O Fortuna

O Fortune, like the moon, you are changeable, ever waxing and waning. Hateful life first oppresses and then soothes, as fancy takes it. Poverty and power, it melts them like ice. Fate, monstrous and empty, you whirling wheel, you are malevolent. Well-being is vain and always fades to nothing. Shadowed and veiled, you plague me, too.

Now, through the game, I bring my bare back to your villainy. Fate is against me in health and virtue, driven on and weighted down, always enslaved. So at this hour, without delay, pluck the vibrating strings. Since Fate strikes down the strong man, everyone weep with me.

These are the opening lines of “Carmina Burana,” the opera-like “scenic cantata” by the German composer Carl Orff. And while Orff was never directly tied to the Nazi regime, the premiere of “Carmina” in Frankfurt in 1937 caused considerable excitement in the Third Reich. The work also earned Orff a great deal of money.

The question is this: What does “Carmina Burana” have to do with Tennessee football?

Though no obvious connection jumps out at me, for many years now the Pride of the Southland Band has played the powerful riffs of the cantata’s first section, “O Fortuna,” countless times at Neyland Stadium and elsewhere.

You hear it at dramatic moments in a game, but also in time-killing lulls in the action. There’s no rhyme or reason to it, but it never fails. “Time out, Tennessee … ” and here comes ol’ Orff. For all the reasons “Rocky Top” makes perfect sense, “O Fortuna” makes absolutely none.

Don’t get me wrong. It’s definitely evocative music, made to stir things up. It has been used in countless movies, beginning in 1981 with “Excalibur,” and continuing with (to name just a few) “The Hunt for Red October,” “Natural Born Killers,” “The Doors,” and reaching a climax, so to speak, with “Jackass: The Movie.”

But football?

“It’s third and 11 for Indiana State, and the Sycamores call a hasty timeout.” Cue the band. “O Fortune, like the moon, you are changeable.”

Orff adapted a 13th-century manuscript of Latin poems found at a Benedictine monastery in Beuren, Bavaria. He took 24 pieces of the manuscript – written by monks, mind you, about wine, women, love and mayhem – and applied to them a concept of operatic composition that was at once modern and medieval. The result is a kind of musical timelessness that audiences consistently have loved. Thematically, it’s sort of a “Sunday in the Park With George” (Sondheim) set in the “Garden of Earthly Delights” of Hieronymus Bosch.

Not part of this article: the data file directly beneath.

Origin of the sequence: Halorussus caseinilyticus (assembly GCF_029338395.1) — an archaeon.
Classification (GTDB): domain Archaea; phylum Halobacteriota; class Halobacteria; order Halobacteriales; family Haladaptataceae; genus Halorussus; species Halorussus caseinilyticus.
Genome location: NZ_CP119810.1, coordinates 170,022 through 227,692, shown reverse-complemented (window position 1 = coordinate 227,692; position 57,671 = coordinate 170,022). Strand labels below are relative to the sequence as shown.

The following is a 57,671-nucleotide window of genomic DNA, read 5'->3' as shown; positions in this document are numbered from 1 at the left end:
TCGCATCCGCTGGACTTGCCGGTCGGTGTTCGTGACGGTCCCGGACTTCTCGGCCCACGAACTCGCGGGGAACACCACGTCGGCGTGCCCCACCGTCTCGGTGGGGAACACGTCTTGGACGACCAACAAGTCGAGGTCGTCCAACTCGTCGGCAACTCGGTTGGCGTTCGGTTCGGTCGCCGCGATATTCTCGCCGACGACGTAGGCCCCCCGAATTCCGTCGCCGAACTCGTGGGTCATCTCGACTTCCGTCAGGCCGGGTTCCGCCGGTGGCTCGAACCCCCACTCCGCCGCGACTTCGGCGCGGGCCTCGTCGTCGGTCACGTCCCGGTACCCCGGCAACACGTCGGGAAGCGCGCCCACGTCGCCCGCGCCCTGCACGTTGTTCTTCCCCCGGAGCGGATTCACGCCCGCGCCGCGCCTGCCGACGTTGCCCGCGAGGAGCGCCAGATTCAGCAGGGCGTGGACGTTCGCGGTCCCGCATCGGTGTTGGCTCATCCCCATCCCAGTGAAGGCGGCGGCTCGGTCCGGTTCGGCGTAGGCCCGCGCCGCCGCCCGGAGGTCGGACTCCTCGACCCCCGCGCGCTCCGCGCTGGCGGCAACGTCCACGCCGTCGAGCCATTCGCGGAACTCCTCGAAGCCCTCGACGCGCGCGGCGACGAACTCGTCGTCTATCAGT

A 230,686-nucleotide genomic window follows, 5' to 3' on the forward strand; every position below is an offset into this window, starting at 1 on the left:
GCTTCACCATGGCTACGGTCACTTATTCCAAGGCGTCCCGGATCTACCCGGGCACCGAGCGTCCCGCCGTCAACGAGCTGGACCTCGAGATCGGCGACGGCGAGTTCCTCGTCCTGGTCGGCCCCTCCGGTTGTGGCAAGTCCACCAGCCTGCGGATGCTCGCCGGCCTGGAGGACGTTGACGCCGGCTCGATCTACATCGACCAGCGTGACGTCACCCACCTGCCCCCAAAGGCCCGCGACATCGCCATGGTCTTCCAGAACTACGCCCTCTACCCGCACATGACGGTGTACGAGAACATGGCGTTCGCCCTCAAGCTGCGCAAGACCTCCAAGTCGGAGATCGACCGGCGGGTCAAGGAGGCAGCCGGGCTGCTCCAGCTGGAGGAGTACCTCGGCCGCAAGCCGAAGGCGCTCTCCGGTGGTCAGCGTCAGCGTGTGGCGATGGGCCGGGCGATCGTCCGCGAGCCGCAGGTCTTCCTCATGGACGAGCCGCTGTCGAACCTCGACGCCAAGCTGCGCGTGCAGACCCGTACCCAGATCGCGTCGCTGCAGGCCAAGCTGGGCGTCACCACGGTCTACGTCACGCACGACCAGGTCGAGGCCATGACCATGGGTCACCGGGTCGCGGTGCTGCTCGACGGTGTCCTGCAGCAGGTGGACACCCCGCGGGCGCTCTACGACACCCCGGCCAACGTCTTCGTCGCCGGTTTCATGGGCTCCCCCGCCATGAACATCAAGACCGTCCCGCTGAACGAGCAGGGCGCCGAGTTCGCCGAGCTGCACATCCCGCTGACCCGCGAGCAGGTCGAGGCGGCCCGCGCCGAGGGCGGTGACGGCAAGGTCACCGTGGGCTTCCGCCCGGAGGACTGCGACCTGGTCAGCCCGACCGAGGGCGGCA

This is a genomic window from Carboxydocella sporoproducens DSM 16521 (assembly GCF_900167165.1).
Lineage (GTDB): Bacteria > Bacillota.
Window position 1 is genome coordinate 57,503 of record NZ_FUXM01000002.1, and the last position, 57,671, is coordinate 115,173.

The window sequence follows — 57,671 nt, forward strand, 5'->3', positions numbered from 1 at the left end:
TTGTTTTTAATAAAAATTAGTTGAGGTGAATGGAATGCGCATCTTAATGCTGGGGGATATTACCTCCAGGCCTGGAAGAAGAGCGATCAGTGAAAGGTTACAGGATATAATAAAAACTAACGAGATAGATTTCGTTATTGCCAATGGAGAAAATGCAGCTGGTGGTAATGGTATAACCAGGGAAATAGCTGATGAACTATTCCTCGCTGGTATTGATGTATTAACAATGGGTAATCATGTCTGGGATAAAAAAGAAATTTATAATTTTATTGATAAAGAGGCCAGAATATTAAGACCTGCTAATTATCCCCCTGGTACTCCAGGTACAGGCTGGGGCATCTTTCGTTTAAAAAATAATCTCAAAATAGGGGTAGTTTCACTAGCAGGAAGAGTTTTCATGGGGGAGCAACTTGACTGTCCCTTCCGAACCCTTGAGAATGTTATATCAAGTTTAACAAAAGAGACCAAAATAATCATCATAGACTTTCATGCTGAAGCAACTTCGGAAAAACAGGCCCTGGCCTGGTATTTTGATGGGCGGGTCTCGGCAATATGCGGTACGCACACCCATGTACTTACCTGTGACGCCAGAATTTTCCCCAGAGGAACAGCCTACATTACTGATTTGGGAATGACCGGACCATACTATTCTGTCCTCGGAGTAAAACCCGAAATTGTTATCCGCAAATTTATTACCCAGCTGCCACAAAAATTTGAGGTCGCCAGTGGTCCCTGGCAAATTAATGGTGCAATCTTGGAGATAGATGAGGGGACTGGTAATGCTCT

But as far as I know (and I do read Latin), these 800-year-old poems contain no references to checkerboard end zones, Smokey or Butch Jones. And yet, every UT game is peppered with snippets of “O Fortuna.”

The first time I encountered “Carmina” was nearly 45 years ago in Boston. I was studying theater at the Boston Conservatory of Music, and I wrangled a ticket to see the Boston Symphony Orchestra with Seiji Ozawa conducting. I hadn’t heard of Orff or “Carmina,” but I sure as hell knew ‘em both by the time I left Symphony Hall that evening.

The BSO is a big beast in its own right, but for “Carmina,” with the combined adult and children’s choruses of the New England Conservatory, plus featured soloists Kathleen Battle and Sherrill Milnes, there wasn’t an unoccupied square inch on the stage at the venue.

And when Ozawa dropped that baton for the first crashing tympani blast of “O Fortuna,” I thought my head had exploded.

A couple of years later, in 1974, my younger brother was in the Houston Ballet’s realization of “Carmina” by choreographer Jim Clouser at Jones Hall. Once again, all sensory precedent went by the boards. What the Boston Symphony had imparted as aural revelation, the Houston Ballet topped with stunning, visceral, visual audacity. And there was my little brother, Michael, in the middle of the fray. It was un-freaking-forgettable. Literally.

So, when ESPN calls a TV timeout at a crucial moment of a Vols vs. Gators game, and the UT band cranks up “Carmina,” I go to a place that is so jarringly distant from football that it makes my head hurt.

It’s like imagining Ozawa conducting with a drum major’s hat on his head or hearing the Boston Symphony play a totally straight-faced rendition of “Rocky Top,” sandwiched between Mendelssohn’s “Piano Concerto #2 in D Minor” and, say, Orff’s “O Fortuna.”

If deciphering Latin is too much for you, you always can check out “O Fortuna, Misheard Lyrics” on YouTube for a good laugh. “Gopher tuna. Get more tuna.” Et cetera. But when the laughing has passed, there’s a serious question left hanging in the air.

Why “Carmina Burana?” How about a rousing marching band version of “Back Where I Come From” instead?

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